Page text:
In 2010, states were all facing a similar challenge: Most of the materials in the marketplace were low quality, poorly aligned to the rigorous new academic standards the majority of states had just adopted. Left with few options, several states and districts opted to try a new approach to curriculum—they developed and used open educational resources, or OER. The Steiner review, several other new reports, and recent interviews with state leaders are illuminating just how central OER have been to curriculum reform efforts over the past five years. The growing use of OER also highlights several ways in which the open sharing of curriculum can increase academic success for all students.
First, the term “open educational resources” refers to an important quality of the materials: They are freely available, and also shared under an open content license. Materials available under an open content license—unlike those that carry a traditional “all rights reserved” license—can be download, used, shared, and updated by districts, schools, teachers, students, and any other users. You can’t legally make copies of a textbook; take it apart and rearrange the sections; modify content that is out of date; or translate sections into other languages. OER give you the ability, and the legal permission, to do so.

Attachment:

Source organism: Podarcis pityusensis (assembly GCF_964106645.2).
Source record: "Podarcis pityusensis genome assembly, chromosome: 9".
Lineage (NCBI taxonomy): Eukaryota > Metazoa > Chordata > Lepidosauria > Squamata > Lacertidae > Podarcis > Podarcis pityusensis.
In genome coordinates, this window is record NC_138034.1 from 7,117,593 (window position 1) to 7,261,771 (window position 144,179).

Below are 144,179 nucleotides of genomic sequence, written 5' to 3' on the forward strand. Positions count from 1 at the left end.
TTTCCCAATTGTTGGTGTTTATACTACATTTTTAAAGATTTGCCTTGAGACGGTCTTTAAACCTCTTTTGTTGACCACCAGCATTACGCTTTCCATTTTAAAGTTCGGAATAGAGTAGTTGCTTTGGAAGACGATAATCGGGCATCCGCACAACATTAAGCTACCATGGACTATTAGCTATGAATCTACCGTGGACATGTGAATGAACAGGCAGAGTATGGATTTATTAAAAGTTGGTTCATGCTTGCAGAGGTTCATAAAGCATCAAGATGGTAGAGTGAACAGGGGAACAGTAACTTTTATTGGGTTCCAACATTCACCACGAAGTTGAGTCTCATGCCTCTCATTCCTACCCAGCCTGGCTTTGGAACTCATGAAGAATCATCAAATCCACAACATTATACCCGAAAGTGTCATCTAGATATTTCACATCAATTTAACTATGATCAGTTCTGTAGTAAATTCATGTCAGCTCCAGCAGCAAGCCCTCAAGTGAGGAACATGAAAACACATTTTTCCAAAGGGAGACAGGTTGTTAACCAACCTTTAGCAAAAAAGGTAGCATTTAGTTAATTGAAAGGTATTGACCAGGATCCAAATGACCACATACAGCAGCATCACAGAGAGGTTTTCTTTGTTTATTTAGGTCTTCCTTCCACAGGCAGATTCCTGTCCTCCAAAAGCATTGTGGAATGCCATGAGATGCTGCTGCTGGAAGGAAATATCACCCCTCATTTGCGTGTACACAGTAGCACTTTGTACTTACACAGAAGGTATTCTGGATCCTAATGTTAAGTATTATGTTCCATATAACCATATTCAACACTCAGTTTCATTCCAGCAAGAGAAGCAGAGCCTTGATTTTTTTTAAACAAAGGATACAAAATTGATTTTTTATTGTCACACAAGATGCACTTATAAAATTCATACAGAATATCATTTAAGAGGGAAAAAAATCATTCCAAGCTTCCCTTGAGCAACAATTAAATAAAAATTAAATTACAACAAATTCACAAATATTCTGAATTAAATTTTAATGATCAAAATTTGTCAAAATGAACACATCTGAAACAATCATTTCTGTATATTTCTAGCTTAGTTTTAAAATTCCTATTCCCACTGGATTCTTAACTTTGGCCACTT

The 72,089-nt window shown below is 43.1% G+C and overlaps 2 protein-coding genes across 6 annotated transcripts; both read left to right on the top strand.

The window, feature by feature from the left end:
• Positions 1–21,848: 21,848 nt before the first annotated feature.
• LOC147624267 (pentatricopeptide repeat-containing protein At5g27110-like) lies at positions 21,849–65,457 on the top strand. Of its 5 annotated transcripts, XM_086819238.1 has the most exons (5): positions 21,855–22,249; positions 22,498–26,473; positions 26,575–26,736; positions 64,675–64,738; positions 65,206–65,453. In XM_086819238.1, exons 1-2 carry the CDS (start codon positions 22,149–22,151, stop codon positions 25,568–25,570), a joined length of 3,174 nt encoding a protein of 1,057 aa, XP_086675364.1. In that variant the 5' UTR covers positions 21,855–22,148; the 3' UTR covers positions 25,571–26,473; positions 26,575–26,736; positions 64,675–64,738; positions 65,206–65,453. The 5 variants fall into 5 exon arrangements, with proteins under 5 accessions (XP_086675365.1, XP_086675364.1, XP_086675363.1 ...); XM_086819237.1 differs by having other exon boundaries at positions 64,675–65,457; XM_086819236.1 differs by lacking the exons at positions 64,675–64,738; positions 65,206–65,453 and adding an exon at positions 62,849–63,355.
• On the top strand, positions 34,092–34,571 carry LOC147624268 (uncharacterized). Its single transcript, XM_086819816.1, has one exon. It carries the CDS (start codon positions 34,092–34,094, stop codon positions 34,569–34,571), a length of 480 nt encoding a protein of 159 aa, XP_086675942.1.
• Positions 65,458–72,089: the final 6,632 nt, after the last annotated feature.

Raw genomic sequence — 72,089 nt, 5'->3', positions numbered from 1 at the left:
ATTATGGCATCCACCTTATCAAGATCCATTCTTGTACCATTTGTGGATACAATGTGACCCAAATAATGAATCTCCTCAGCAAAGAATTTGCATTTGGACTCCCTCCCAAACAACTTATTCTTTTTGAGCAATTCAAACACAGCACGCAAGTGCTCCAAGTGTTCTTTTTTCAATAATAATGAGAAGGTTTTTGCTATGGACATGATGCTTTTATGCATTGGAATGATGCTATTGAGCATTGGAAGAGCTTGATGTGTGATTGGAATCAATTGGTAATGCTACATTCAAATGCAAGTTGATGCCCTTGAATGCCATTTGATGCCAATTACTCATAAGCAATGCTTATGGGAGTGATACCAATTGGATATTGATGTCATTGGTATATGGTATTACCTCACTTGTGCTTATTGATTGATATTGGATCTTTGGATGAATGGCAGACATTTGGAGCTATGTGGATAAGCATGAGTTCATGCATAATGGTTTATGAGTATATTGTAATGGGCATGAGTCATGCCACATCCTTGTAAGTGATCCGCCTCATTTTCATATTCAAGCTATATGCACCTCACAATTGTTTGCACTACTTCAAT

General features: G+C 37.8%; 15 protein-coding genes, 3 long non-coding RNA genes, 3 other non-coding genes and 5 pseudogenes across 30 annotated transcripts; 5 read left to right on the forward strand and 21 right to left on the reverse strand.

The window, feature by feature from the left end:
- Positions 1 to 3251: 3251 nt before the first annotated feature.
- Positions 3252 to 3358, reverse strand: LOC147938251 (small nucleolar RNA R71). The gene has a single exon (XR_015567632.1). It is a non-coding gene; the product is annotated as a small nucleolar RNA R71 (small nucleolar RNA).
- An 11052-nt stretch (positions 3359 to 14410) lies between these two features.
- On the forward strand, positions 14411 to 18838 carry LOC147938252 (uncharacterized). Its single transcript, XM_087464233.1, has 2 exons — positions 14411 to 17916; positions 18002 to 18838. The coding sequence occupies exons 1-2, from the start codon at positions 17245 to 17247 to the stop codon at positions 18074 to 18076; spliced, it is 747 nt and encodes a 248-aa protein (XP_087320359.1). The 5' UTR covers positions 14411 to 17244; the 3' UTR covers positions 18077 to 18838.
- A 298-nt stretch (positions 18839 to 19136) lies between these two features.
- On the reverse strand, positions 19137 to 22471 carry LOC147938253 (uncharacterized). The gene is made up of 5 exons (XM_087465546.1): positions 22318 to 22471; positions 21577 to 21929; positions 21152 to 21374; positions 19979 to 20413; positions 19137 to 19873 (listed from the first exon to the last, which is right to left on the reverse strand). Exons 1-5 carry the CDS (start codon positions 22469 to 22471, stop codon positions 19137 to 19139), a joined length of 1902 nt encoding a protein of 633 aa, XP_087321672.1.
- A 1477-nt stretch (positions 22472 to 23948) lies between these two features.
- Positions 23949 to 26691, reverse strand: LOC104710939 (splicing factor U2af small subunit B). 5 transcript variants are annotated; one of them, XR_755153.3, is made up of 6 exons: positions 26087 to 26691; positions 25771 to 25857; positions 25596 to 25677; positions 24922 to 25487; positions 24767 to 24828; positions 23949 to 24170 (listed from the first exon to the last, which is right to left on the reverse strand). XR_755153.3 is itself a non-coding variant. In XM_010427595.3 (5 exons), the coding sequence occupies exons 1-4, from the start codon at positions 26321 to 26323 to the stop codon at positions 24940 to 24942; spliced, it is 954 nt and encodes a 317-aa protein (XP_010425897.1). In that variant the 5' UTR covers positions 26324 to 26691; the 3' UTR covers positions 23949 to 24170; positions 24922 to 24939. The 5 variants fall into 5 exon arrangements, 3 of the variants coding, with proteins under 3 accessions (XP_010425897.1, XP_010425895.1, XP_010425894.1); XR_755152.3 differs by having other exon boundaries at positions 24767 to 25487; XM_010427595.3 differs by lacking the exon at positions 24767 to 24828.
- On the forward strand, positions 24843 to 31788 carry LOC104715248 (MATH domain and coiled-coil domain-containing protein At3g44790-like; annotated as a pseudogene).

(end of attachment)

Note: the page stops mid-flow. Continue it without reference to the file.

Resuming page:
Initially, many of the OER available were worksheets, lesson plans, and activities. These individual pieces were useful for teachers to supplement what they were teaching, but were not comprehensive. Increasingly, full textbooks and curricula—materials that cover what students are learning for the entire school year—have been developed and published as OER.
The most significant example of widespread use of OER to date has been the EngageNY curriculum, developed for the state of New York. In 2010, after receiving a $700 million federal Race to the Top grant under Steiner’s leadership, the state of New York began to outline what they would need for a comprehensive, quality curriculum that was aligned to the new state standards. John King, the U.S. Secretary of Education who succeeded Arne Duncan during the Obama Administration, worked to bring this curriculum to life in 2011 when he was serving as New York’s Commissioner of Education. In a recent interview, he told me that his team decided early on that the EngageNY materials would be available for free online.